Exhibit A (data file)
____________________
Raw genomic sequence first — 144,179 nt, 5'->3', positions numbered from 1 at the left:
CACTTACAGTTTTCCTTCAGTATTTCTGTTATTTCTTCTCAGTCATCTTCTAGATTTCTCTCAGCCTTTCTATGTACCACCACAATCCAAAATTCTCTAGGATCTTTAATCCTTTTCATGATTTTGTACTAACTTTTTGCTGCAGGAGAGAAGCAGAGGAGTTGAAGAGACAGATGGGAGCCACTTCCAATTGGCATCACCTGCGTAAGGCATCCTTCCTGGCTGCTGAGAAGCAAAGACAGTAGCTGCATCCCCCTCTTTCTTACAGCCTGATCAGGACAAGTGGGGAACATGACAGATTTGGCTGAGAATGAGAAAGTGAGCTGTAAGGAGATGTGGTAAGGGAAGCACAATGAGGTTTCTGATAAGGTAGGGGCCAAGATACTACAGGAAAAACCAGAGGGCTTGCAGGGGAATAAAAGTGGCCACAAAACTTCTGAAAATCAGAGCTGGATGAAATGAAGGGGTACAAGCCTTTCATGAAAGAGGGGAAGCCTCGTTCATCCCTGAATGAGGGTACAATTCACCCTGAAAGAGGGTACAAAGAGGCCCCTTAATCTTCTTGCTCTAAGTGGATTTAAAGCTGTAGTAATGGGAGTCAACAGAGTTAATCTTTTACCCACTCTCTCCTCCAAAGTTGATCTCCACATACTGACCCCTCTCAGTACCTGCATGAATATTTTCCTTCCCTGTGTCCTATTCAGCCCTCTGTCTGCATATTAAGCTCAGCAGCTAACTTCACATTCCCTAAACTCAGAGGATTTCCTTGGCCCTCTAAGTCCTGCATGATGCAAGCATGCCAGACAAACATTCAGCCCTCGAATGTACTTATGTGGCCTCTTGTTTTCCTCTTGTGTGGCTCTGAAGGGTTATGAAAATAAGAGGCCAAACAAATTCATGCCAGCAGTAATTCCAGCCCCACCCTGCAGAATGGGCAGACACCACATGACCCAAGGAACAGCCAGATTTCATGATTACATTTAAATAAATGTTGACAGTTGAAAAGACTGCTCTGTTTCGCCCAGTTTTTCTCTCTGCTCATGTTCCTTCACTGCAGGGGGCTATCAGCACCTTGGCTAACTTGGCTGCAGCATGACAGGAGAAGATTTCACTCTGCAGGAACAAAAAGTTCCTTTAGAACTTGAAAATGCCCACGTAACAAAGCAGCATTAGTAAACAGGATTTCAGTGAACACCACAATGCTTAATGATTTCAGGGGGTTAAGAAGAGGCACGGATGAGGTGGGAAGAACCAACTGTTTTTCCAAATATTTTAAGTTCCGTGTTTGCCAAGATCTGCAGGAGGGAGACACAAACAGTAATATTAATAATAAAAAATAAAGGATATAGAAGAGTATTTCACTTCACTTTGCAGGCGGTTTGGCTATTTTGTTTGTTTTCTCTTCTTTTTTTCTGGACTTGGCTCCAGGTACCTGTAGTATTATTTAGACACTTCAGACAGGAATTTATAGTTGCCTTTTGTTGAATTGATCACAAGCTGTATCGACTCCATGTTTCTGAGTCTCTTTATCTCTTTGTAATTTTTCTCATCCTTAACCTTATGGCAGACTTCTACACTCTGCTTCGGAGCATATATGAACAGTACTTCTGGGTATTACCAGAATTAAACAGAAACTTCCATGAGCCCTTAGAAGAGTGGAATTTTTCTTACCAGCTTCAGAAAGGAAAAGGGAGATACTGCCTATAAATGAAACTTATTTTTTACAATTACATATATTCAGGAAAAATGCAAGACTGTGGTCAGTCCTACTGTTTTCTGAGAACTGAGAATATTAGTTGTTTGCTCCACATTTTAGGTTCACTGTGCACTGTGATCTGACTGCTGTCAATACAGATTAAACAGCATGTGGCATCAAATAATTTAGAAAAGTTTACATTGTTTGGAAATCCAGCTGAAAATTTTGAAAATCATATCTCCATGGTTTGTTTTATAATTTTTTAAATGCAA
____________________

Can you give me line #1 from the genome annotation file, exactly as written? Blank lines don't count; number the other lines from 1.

Raw genomic sequence first — 144,179 nt, 5'->3', positions numbered from 1 at the left: